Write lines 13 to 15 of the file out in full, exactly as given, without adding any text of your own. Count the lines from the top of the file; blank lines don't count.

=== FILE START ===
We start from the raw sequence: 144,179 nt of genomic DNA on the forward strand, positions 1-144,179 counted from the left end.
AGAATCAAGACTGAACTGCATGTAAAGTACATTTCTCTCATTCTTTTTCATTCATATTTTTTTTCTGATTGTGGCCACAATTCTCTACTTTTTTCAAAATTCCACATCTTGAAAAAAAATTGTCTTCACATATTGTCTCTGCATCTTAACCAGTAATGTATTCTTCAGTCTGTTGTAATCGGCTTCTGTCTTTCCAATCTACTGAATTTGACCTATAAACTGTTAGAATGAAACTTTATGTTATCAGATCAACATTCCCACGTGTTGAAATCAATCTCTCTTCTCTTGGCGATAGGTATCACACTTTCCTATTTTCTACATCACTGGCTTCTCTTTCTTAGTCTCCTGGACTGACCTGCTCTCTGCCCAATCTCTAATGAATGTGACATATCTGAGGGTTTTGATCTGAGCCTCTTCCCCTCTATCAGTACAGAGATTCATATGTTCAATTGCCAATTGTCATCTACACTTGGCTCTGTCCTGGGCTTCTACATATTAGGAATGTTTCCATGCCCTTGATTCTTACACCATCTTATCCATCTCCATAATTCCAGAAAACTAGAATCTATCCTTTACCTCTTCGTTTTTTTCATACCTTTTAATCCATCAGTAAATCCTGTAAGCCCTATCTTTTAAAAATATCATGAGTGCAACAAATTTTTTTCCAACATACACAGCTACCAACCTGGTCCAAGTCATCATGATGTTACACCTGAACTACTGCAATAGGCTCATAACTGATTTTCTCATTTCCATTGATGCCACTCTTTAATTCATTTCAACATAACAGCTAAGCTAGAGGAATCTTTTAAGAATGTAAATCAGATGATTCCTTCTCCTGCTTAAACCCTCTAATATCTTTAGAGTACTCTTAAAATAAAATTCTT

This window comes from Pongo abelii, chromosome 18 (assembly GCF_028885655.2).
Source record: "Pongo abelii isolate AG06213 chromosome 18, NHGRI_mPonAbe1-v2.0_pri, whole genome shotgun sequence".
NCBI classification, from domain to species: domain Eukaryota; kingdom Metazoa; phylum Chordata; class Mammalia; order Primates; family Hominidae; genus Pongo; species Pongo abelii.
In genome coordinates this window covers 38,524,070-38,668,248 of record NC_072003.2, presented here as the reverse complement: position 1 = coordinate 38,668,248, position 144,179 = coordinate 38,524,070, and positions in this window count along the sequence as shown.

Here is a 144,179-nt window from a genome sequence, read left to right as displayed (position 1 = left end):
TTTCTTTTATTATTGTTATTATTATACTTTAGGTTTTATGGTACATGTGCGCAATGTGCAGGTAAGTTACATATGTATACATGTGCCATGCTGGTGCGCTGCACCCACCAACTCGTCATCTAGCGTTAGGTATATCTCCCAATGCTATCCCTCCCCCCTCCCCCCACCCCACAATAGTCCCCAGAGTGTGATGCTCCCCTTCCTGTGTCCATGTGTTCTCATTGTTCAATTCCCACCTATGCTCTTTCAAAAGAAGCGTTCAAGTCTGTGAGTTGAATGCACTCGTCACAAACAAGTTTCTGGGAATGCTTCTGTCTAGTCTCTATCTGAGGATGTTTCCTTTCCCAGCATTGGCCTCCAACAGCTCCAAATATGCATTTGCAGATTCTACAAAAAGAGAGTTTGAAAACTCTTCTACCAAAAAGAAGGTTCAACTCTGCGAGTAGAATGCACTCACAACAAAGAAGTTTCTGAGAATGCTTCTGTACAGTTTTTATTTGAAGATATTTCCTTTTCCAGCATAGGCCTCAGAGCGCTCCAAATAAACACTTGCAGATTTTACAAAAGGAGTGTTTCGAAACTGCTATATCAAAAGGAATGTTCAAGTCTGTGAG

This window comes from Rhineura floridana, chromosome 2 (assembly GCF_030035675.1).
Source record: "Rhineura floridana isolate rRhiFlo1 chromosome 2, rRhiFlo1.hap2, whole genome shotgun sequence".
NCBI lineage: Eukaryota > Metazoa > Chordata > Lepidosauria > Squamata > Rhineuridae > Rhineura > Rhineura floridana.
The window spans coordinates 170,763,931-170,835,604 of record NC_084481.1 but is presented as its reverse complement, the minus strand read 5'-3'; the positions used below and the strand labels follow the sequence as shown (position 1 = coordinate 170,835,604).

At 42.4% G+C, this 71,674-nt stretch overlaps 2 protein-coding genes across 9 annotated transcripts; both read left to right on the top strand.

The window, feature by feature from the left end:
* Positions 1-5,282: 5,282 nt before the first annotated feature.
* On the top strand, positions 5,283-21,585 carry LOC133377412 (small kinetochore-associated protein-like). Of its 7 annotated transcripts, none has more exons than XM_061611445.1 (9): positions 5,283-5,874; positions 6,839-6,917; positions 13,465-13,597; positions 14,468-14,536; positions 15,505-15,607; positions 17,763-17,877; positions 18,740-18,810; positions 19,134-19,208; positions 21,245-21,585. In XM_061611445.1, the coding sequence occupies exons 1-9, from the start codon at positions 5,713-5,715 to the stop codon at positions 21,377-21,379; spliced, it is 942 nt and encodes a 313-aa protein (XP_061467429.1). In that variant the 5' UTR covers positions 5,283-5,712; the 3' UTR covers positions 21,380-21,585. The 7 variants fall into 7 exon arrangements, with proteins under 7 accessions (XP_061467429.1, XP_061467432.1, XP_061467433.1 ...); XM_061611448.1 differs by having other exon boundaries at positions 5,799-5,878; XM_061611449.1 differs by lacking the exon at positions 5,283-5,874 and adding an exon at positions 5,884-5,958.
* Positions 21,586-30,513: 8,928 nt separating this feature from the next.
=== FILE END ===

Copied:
At 42.4% G+C, this 71,674-nt stretch overlaps 2 protein-coding genes across 9 annotated transcripts; both read left to right on the top strand.

The window, feature by feature from the left end:
* Positions 1-5,282: 5,282 nt before the first annotated feature.